Maddox still studies former Buffs like Ahkello Witherspoon of the San Francisco 49ers and the Dallas Cowboys’ Chidobe Awuzie. His favorite, though, is safety Tedric Thompson of the Seattle Seahawks, a former No. 9 in Boulder himself. He envies Thompson’s understanding of the game.

“Whenever I’m home, bored and want to watch some football, I click on YouTube, type in ‘Tedric Thompson highlights’ and just watch,” Maddox said.

“I picture myself in that ‘9’ making those plays.”

Jalen Harris is excited for a pro-style offense

Over the last three seasons, the Buffs completed 18 total passes to tight ends. That’s six per season and, essentially, one in every other game.

So why would a graduate transfer tight end pick Colorado over options like Vanderbilt, Kansas State and Georgia?

“I’ve never been in a pro-style offense before and that’s what I’ll be doing in the NFL,” tight end Jalen Harris told BSN Denver. “It was a good opportunity for me to come out here and be able to perfect my craft for the next level.”

Harris, in his final year of eligibility, is the easy favorite for the Buffs’ starting tight end job. At 6-foot-4 and 255 pounds, he certainly looks the part.

But there are others in the tight ends room who should see the field for Colorado in 2019. Sophomore Brady Russell was the second tight end to see the field in the Buffs’ lone open practice of fall camp. Seniors Derrion Jones and Beau Bisharat also project as contributors.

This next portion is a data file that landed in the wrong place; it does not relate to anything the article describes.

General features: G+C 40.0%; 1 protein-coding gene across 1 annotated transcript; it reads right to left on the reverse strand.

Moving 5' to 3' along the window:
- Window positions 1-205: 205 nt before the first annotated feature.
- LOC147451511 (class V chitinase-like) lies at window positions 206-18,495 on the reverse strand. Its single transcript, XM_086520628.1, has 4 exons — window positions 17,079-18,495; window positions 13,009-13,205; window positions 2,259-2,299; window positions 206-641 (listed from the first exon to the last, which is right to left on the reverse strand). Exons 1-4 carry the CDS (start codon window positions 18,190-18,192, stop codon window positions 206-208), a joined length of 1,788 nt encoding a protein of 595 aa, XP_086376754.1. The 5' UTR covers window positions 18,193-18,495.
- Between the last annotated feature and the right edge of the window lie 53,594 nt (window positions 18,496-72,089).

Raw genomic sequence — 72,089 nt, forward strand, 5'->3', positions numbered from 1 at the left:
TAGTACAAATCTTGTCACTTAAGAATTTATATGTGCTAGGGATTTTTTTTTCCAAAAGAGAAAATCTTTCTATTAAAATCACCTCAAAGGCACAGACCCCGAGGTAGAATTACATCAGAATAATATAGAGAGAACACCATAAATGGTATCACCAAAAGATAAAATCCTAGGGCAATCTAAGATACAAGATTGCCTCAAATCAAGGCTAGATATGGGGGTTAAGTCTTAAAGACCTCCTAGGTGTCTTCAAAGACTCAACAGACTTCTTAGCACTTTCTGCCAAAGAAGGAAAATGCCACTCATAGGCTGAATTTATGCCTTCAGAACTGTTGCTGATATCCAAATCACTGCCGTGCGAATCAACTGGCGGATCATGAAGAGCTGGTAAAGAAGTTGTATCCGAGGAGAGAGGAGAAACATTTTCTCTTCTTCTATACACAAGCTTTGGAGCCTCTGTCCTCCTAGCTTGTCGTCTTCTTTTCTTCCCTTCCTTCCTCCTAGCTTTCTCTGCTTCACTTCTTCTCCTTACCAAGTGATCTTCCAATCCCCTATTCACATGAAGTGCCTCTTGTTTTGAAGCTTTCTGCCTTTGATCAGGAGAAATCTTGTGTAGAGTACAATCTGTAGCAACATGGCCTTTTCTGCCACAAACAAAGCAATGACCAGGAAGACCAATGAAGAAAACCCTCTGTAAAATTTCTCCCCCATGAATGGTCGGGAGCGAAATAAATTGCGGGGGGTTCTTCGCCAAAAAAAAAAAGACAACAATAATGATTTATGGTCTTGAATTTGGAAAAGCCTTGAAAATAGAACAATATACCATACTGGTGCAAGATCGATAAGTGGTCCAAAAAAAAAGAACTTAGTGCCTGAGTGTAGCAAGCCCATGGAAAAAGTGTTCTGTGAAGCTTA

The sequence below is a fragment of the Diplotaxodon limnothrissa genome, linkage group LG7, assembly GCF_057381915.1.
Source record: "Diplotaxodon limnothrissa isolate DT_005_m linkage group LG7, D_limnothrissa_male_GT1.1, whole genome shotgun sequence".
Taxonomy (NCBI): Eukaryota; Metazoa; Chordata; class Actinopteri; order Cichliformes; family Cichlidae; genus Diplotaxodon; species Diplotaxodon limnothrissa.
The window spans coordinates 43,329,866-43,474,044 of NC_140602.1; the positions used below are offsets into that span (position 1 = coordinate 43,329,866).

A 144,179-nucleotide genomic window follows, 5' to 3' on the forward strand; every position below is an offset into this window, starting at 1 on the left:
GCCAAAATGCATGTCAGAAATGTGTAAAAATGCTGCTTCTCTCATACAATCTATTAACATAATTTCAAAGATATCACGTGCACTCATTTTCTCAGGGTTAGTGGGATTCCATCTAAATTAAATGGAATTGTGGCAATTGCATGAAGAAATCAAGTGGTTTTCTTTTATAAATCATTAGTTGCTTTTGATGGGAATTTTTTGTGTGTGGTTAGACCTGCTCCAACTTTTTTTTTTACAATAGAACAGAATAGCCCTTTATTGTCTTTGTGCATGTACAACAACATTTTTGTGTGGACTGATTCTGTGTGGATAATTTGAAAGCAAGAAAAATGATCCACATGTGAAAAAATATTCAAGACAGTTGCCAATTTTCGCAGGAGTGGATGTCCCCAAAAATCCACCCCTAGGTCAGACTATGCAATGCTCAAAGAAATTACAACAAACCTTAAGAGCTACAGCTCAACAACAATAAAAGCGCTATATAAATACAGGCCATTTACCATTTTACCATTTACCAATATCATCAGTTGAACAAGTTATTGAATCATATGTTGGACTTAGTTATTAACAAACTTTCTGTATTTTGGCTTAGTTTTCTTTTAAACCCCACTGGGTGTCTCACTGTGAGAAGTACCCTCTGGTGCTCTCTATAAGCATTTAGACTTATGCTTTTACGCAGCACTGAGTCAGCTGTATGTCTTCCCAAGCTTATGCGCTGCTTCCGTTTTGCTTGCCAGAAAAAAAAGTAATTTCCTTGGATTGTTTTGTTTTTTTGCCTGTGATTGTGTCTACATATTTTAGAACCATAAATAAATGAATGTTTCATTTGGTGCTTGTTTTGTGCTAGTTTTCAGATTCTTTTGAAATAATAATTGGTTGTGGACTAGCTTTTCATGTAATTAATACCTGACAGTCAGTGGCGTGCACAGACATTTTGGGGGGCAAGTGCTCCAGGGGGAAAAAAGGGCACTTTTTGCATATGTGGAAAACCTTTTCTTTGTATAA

That’s a lot of names who should split up the limited targets for tight ends, but that’s not something Harris is worried about. He says the Buffs use tight ends more than Auburn, his previous home, did over the last few years.

“I think we’re all going to get targets this year, Harris said. “We’ve all been making plays out there.”

Harris isn’t concerned with personal goals though. He understands that his strengths are on display when he blocks and that may be what the team needs him to do most.

“If we win, everybody eats,” Harris said. “So I just want to win. The rest will handle itself.”

A few more shoutouts

Throughout fall camp, BSN Denver has reported the names of players who have impressed players and coaches the most so far. We’ve heard one name in particular at least a half dozen times.

Mekhi Blackmon.

The junior cornerback showed out in a huge way during the Buffs’ lone open practice and the hype surrounding him has ballooned from there.  Even Mel Tucker has mentioned his name as a surprising force in the secondary.

This time it was Aaron Maddox who named Blackmon as the Buff who’s impressed him most this fall.

“Mekhi may be a little small, but he’s working on that,” Maddox said. “At the same time, he has some of the best feet I think I’ve seen in a while. Great in man coverage. He’s extremely fast.”